If you’re completely new to FL, or Fruity Loops Studio, and you want to get to know the software, you’ve come to the right place. Before diving headfirst into the countless tutorials, guides and courses, it’s a great idea to get a better picture of what the general workflow of this DAW is like. Guest-blogger Tim Ease is here to tell you about the basics of FL Studio 20 (the successor to FL Studio 12), and guide you through creating your first track. While he normally writes his blogs for Typhonic Samples, today he’s picked up his digital pen to write this beginner blog for Bax Music!

FL Studio for Beginners: How To Use This Popular DAW

Why FL Studio?

After deciding you want get into music production, the next step is to figure out which DAW you’re going to use, or rather, should use. Each DAW is different, and so is every producer. Chances are, you’ll only find out what suits you best after using some of the software, but it’s important to learn if the basic functionality and general workflow match you to some degree or another. I started out with FL Studio and worked with Cubase and Ableton afterwards, only to return to FL Studio in the end. Why? Because next to the satisfying interface and workflow, the software comes with free lifetime updates, each of which brings fresh upgrades and improvements. Now, after having been working with FL Studio for almost 10 years, I can say I’m still more than happy to use it.

FL Studio for Beginners: How To Use This Popular DAW

The Basic Elements of FL Studio

FL Studio is built up around three basic elements: the patterns, song and mixer. These are the foundation of every track you make. Here’s an example to show you what I mean:

Any new track is:

  • in the playlist/arrangement
  • built using different patterns from the channel rack
  • and balanced out using the mixer

When you begin creating a new track, you’ll usually start with making a pattern.

FL Studio for Beginners: How To Use This Popular DAW
FL Studio Overview

The Channel Track: Your First Loop

When you boot up FL Studio, four samples (kick, hat, snare and clap) are automatically loaded in the four channels (tracks). By using your left and right mouse-buttons, you can add and remove the blocks that activate a sample loaded into the selected channel. Space bar can be used to playback the pattern. Please note that you have to make sure that the PAT button at the top is enabled and that the correct tempo (BPM) is set.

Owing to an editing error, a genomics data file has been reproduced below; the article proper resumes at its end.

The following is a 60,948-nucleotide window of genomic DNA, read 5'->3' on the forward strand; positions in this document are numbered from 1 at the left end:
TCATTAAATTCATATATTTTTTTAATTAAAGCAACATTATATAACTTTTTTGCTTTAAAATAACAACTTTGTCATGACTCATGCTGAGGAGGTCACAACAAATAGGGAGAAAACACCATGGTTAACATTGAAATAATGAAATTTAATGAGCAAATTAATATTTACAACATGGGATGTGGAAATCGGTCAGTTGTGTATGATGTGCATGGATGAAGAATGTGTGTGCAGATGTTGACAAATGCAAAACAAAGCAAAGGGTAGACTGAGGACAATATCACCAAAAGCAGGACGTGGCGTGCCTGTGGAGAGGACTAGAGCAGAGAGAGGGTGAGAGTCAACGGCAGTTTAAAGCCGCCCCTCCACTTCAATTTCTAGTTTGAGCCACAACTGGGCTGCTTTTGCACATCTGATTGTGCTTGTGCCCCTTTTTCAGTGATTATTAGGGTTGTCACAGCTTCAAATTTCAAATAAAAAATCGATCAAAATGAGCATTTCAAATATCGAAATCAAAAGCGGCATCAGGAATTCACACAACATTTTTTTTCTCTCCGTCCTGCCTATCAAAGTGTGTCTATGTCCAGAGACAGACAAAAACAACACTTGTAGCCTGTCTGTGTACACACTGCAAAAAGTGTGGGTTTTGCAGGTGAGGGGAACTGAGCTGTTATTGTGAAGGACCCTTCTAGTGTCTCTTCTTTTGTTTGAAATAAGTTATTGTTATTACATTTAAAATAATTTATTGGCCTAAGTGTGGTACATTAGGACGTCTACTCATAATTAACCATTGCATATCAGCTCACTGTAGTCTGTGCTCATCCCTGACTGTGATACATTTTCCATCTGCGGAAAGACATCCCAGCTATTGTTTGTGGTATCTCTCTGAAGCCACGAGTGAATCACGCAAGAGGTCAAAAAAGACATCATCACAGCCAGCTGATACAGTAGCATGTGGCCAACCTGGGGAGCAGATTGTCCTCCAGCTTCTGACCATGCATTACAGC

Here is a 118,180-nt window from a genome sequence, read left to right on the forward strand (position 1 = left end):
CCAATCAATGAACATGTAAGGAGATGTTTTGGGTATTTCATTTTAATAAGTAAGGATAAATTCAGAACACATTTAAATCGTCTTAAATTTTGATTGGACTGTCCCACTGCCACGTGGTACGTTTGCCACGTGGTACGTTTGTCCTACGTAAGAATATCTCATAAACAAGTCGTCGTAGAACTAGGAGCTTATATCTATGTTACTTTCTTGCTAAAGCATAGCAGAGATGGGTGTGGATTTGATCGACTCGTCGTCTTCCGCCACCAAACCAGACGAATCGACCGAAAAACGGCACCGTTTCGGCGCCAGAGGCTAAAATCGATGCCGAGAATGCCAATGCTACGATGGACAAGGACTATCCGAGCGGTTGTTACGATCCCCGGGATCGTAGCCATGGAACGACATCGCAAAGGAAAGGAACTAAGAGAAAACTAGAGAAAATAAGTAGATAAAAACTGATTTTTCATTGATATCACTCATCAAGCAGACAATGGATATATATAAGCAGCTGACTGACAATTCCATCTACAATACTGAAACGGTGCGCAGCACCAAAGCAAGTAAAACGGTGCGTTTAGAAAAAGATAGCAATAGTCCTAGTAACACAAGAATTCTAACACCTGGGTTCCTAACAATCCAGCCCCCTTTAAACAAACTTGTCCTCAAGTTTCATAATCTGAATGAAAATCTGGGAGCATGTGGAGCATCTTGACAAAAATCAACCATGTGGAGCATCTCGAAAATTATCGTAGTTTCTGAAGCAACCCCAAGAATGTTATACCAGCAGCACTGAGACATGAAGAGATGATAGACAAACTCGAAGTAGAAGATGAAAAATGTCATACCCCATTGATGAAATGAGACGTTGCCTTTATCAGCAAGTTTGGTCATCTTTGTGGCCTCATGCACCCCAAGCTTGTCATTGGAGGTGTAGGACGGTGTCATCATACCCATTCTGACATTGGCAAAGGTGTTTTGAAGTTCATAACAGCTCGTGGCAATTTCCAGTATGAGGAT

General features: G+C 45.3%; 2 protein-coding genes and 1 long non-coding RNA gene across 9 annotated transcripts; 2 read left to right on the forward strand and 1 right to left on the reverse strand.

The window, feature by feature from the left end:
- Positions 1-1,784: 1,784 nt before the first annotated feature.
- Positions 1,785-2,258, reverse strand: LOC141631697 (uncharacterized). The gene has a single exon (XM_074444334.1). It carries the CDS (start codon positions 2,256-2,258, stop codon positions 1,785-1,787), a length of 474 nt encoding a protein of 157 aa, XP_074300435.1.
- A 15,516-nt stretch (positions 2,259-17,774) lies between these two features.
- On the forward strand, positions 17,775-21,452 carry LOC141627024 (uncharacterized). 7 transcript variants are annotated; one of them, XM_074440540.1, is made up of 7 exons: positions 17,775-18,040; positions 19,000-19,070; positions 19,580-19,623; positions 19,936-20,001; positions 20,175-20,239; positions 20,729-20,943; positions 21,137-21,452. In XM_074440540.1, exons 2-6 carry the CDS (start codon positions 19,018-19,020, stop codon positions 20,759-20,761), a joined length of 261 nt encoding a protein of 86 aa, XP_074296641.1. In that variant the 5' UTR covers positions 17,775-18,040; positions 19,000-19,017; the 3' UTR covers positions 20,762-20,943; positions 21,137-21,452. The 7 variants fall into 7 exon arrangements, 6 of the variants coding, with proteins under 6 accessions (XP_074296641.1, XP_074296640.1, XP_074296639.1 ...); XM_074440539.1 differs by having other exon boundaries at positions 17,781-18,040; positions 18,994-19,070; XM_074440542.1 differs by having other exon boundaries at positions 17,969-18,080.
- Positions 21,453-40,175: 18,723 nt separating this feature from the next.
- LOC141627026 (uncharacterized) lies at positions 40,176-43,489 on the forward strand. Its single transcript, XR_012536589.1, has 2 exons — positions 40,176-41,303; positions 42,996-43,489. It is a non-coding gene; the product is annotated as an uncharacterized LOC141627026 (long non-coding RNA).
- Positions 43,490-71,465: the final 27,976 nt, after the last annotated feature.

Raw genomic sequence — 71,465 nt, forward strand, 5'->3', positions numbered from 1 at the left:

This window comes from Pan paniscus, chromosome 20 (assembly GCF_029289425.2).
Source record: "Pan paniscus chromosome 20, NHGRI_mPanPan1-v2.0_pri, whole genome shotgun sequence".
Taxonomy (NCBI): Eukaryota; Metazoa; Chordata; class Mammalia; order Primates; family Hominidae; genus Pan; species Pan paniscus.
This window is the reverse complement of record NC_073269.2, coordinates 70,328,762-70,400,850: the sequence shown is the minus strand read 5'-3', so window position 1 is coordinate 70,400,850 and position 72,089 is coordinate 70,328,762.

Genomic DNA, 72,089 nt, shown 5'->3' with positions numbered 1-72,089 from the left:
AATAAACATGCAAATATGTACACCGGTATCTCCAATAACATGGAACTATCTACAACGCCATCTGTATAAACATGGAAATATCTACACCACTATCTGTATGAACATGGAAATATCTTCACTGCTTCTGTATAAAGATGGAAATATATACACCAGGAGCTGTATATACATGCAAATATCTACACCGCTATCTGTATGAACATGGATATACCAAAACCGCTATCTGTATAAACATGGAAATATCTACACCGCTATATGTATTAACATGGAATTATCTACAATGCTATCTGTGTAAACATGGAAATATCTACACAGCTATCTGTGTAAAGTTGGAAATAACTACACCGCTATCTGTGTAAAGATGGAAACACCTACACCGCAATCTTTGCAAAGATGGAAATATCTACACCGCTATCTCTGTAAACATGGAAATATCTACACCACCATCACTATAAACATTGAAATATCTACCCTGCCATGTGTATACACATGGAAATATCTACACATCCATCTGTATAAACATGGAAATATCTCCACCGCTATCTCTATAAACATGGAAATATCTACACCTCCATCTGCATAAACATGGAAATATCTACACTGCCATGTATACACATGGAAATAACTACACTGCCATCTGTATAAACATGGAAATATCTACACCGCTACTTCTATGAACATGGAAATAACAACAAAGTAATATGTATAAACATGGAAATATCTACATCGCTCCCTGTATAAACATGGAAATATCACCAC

FL Studio for Beginners: How To Use This Popular DAW
Pattern and Song Play + BPM


Obviously, you don’t want to be working with the same samples over and over. Fortunately, there’s this:

  • Samples can be added or replaced by going to the sample library via the left-hand menu and dragging a new sample over any of the pattern channels.
  • When you select a sample, it will automatically start to play, making the browsing of samples a very smooth process.
  • Once you’ve found a sample you want to use, you can drag it to an existing channel to replace the sample there, or you can drag it down to pattern view to create a new channel (you’ll notice a + symbol near the cursor).
  • While samples come included with FL Studio, you can easily add your own sample libraries by adding them to the relevant folder by accessing the File Settings via the Options menu.

Synthesizers and Other Plug-Ins (VSTs)

Rather than a collection of samples, VSTs are complete synthesizers or other digital instruments, like Moog keyboards or drum computer like the Roland TR-808. But VSTs definitely aren’t always based on existing hardware. These synths and similar plug-ins can be added by selecting ‘add’ in the main menu. Here, you’ll a list of all available VSTs, including the likes of Harmless, Sytrus and Transistor, which are sure you keep you busy for hours, if not entire nights, on end.

FL Studio for Beginners: How To Use This Popular DAW
Adding Synths and Samples to the Channels

As you’ll probably notice, adding any synthesizer blocks isn’t very useful because these always activate the same note. In fact, the block-system simply doesn’t cut it when it comes to making complicated rhythms with variations in timing, volume and pitch. That’s why there’s piano roll functionality.

The Piano Roll: Throw Some Variation In The Mix

When you want to create more complex rhythms with varied pitches and volumes or, perhaps, something like a synth-based melody, FL Studio offers piano roll. This function can be opened by clicking the sample/plug-in name on the relevant channel with your right-mouse button. Piano rolls works basically the same as the pattern view, but lets you add ‘blocks’ to different pitches, adjust lengths, place them between rhythms and set the volume individually.